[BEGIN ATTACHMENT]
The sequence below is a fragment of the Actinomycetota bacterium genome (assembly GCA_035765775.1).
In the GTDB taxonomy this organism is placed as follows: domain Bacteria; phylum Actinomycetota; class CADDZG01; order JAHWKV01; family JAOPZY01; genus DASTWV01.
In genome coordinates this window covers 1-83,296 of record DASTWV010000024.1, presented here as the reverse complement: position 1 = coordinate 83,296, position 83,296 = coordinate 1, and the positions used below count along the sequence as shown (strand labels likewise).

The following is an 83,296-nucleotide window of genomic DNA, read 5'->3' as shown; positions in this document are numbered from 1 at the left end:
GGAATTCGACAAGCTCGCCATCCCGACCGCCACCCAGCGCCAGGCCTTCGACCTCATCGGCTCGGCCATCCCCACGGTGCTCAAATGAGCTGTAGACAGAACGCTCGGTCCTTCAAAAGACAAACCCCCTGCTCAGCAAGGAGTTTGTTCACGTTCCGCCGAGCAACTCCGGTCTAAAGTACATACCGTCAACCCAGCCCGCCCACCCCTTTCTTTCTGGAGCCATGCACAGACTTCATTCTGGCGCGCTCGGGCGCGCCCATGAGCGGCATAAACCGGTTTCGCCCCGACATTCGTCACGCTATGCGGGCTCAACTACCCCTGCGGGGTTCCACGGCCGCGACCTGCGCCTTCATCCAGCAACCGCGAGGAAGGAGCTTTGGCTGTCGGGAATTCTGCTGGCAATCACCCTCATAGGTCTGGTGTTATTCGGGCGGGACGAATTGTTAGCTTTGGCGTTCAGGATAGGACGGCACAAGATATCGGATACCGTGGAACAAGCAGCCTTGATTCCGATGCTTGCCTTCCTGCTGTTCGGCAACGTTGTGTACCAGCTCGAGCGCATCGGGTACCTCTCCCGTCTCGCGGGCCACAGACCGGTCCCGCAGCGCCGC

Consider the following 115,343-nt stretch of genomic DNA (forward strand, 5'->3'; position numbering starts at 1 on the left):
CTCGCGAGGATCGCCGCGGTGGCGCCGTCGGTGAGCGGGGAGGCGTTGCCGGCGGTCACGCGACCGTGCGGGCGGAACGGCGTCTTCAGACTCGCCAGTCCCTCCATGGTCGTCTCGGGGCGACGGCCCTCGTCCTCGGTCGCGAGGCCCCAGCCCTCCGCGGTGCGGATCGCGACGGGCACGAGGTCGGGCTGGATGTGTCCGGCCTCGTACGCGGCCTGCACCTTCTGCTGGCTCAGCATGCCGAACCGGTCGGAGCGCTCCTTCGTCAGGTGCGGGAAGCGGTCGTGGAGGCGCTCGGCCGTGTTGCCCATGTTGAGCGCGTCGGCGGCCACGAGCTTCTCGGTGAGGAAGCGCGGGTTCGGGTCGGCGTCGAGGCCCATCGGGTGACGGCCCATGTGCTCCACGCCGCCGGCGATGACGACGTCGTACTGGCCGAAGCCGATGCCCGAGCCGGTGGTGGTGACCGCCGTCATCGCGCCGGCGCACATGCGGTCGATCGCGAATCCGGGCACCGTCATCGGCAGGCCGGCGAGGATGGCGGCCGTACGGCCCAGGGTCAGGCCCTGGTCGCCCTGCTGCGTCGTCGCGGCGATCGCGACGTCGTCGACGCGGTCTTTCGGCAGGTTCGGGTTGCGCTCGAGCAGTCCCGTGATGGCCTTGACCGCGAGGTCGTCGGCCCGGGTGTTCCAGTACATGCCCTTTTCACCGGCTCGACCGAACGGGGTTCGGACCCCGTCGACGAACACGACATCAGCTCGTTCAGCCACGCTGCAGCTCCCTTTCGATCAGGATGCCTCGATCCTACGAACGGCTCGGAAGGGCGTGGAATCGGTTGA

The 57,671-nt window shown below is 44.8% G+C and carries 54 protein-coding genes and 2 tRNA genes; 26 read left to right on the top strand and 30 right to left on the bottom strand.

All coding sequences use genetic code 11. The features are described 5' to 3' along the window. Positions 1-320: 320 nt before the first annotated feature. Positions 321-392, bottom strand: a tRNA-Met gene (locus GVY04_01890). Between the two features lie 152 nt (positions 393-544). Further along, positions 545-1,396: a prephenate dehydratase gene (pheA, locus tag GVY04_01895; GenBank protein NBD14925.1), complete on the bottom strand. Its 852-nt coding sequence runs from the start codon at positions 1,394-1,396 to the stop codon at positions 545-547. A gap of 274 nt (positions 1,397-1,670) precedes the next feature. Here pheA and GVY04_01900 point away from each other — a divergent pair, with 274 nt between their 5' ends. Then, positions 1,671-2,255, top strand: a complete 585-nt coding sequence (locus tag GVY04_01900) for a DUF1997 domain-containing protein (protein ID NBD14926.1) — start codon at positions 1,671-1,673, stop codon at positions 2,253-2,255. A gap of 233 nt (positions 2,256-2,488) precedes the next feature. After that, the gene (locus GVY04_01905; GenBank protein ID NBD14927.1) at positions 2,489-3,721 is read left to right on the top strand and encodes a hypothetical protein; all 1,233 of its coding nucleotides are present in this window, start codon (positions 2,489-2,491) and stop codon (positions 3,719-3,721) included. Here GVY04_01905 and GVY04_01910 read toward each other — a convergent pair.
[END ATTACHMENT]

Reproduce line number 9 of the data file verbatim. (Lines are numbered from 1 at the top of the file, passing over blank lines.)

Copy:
All coding sequences use genetic code 11. The features are described 5' to 3' along the window. Positions 1-320: 320 nt before the first annotated feature. Positions 321-392, bottom strand: a tRNA-Met gene (locus GVY04_01890). Between the two features lie 152 nt (positions 393-544). Further along, positions 545-1,396: a prephenate dehydratase gene (pheA, locus tag GVY04_01895; GenBank protein NBD14925.1), complete on the bottom strand. Its 852-nt coding sequence runs from the start codon at positions 1,394-1,396 to the stop codon at positions 545-547. A gap of 274 nt (positions 1,397-1,670) precedes the next feature. Here pheA and GVY04_01900 point away from each other — a divergent pair, with 274 nt between their 5' ends. Then, positions 1,671-2,255, top strand: a complete 585-nt coding sequence (locus tag GVY04_01900) for a DUF1997 domain-containing protein (protein ID NBD14926.1) — start codon at positions 1,671-1,673, stop codon at positions 2,253-2,255. A gap of 233 nt (positions 2,256-2,488) precedes the next feature. After that, the gene (locus GVY04_01905; GenBank protein ID NBD14927.1) at positions 2,489-3,721 is read left to right on the top strand and encodes a hypothetical protein; all 1,233 of its coding nucleotides are present in this window, start codon (positions 2,489-2,491) and stop codon (positions 3,719-3,721) included. Here GVY04_01905 and GVY04_01910 read toward each other — a convergent pair.